Srivastava noted that there was a strong link between local problems like air pollution, solid waste management and water conservation and the environment, but no political party was willing to address the issue in the elections. "The focus, unfortunately, remains on the more traditional issues like caste, community and security fears," she said.

What needs to be done

A closer look at the 2014 election manifestoes of the Bharatiya Janata Party (BJP) and the Indian National Congress (INC) shows that little or no emphasis was given to climate and environment. But this time, political parties have asked voters to suggest issues that they want leaders to address.

But according to author and environmentalist Ananada Banerjee, this could be just another publicity stunt. "On the 'government' front we have made all the right noises and posturing in global environmental summits, but when you look through the 'political party' lens there is practically nothing. Environment does not figure much as a political agenda."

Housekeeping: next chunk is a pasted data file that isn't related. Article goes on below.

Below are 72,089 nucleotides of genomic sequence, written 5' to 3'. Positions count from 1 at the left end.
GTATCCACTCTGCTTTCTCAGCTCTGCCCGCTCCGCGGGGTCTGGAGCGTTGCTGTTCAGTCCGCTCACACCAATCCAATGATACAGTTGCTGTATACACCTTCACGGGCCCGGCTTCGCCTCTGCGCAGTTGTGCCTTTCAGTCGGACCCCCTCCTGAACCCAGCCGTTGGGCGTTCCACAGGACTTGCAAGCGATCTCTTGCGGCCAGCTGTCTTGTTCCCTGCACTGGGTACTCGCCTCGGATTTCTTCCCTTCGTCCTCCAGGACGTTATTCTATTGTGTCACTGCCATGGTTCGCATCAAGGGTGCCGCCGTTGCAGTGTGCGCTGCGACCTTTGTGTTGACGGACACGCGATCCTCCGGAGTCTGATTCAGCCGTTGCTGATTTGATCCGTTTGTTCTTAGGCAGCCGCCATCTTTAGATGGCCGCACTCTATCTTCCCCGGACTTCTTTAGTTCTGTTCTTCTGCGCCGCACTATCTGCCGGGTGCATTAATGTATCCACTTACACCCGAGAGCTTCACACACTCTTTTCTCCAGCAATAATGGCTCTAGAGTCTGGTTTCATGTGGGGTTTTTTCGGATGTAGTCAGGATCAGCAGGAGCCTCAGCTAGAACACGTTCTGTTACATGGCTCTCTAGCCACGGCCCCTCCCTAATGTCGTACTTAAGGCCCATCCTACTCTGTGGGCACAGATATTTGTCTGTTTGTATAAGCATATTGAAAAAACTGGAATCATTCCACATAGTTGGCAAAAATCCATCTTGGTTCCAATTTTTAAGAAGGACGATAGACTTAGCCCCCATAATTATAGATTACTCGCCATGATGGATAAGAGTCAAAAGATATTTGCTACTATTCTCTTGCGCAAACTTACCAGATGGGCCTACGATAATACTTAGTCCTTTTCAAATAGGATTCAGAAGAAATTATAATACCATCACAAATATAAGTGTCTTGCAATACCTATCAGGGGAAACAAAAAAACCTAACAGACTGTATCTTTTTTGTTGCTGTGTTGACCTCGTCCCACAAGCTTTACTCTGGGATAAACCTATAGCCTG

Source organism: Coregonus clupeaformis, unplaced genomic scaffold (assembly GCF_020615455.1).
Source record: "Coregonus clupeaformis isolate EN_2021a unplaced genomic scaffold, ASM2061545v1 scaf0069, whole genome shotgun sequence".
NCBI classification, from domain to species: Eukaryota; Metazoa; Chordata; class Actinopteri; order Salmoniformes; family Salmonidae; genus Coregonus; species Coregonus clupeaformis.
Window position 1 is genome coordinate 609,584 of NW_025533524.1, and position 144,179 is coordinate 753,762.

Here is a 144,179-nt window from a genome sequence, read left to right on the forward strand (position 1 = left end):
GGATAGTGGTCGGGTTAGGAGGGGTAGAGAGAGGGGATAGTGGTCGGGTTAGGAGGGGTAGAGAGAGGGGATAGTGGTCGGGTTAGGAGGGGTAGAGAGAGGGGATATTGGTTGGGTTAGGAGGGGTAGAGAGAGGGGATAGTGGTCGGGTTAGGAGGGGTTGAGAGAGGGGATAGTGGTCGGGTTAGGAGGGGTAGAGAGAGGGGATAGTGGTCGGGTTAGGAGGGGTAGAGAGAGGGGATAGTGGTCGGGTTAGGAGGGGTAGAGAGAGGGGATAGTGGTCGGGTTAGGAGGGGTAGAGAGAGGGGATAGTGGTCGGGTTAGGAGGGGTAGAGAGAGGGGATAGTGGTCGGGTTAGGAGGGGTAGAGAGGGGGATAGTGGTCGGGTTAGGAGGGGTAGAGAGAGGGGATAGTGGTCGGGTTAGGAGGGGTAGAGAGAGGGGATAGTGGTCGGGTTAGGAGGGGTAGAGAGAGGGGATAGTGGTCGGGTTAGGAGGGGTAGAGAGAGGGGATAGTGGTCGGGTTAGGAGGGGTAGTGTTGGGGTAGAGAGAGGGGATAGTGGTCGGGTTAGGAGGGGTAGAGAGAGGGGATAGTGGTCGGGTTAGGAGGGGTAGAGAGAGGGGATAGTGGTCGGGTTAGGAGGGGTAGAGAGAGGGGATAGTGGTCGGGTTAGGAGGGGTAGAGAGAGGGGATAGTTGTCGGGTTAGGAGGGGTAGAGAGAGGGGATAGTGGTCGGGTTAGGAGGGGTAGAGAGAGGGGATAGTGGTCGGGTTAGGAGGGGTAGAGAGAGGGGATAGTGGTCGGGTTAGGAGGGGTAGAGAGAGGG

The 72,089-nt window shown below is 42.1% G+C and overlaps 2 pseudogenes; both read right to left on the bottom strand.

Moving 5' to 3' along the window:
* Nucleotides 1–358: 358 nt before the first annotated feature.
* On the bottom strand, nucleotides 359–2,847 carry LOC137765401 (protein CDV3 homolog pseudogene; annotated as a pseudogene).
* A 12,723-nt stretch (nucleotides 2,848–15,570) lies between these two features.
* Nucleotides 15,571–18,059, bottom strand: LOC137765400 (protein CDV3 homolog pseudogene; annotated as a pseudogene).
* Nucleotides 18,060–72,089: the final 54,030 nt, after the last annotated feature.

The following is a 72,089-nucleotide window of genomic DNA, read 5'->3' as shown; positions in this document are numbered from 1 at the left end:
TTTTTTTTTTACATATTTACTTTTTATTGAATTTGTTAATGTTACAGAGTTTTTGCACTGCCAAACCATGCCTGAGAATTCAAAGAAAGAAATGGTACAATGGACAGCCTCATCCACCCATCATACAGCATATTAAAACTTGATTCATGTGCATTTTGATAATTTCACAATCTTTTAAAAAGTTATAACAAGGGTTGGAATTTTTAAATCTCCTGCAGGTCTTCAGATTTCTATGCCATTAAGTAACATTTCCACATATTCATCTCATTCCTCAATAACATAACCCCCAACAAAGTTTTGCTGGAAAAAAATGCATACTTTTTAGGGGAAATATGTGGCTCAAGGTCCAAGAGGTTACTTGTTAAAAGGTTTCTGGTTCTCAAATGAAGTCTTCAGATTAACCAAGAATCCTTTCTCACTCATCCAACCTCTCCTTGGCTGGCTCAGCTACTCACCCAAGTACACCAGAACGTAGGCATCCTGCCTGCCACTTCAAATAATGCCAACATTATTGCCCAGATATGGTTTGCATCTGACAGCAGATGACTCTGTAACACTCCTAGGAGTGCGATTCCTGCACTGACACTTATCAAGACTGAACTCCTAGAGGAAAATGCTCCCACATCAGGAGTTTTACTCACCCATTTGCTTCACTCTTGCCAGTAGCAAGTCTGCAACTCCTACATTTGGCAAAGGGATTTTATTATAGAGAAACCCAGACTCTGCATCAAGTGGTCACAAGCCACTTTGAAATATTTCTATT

According to excperts, policies and measures taken by the government until now have lacked implementation and mindful consultation with researchers. They suggested that going forward, the government needed push the agenda of climate and environment closer home - in their electoral constituencies.

Environmentalist Avlokita Shah, who closely works with the Aarey Conservation Group suggests, "We need to encourage incentive-based participation from experts, professionals, scientists, environmentalists, ecologists and academicians who can add value by offering data-driven research that is scientific in nature. This will also offer a rather positive and a radical influence in our policy-making processes."

Shah added that a lot of India's environmental policies were from colonial times and completely outdated. Furthermore, schools, colleges and institutions needed to actively start talking about climate change and environmental issues, she said.